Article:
PintaAppearance, look
Qué notaHow cool, nice
RayarTo exaggerate
Ser un ñeroTo be a troublemaker
Estar arrechoTo be angry, upset
Dar un aviónTo stand someone up
Estar embobaoTo be distracted
Estar embriagadoTo be drunk
Estar en perraTo be in a bad situation
Estar prendidoTo be excited, turned on
Estar relajadoTo be relaxed, calm
Estar saladoTo be unlucky

In a real-life situation, you could use them like this:

Pedro: ¿Qué más parcero? [What’s up friend?]
Gavi: Todo bacano [All good], pero tuve un camello verraco [but I had a tough situation].
Pedro: ¿Rumbear [Party] con el parche [group] esta noche? Estoy gomelo [looking stylish].
Gavi: Dale chimba [Let’s do it], pero anoche cogí la loca [I went wild] y estoy cansón [tired].
Pedro: No te embobés [Don’t get distracted] con una tilica [attractive girl] que te picó [you’re into].
Gavi: Tranquilo chamaco [Relax kid], aunque si me embriagó [if I get drunk], te doy un avión [I might ditch you].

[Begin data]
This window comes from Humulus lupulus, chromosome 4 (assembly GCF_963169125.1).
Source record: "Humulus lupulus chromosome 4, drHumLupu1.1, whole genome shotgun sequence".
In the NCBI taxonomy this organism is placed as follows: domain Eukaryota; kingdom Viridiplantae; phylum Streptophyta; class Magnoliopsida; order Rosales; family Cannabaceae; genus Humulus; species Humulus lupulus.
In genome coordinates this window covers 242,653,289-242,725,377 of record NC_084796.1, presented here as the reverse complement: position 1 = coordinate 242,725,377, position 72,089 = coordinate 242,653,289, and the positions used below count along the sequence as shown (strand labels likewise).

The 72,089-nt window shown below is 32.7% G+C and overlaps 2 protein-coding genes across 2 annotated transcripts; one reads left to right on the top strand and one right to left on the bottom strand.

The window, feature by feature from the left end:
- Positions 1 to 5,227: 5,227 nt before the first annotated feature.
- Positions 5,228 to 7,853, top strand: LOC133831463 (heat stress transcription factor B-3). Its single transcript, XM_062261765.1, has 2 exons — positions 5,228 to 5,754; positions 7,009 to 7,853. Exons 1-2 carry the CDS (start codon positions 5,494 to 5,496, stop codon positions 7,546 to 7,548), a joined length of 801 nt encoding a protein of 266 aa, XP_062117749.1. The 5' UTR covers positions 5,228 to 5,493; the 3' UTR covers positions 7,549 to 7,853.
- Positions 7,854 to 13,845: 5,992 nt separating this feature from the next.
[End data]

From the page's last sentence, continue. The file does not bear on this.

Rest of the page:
Pedro: ¡Ñero! [Troublemaker!] Vamos antes de estar caleta [broke].
Gavi: ¡Chimba, arrunchis! [Excellent, let’s go!]

4. Differences between Colombian Spanish and Mexican Spanish

Although we already explored some differences between Colombian Spanish vs standard Spanish, you might still ask: is Colombian Spanish different than Mexican Spanish?

Well, Colombian Spanish is spoken a little differently than in Mexico.

A thing that makes Colombian Spanish unique is that they sometimes use the same sound for two different letters. For example, the “ll” and “y” letters sound the same to them, like in the word “calle” (meaning “street”), where they would pronounce it like “caye.”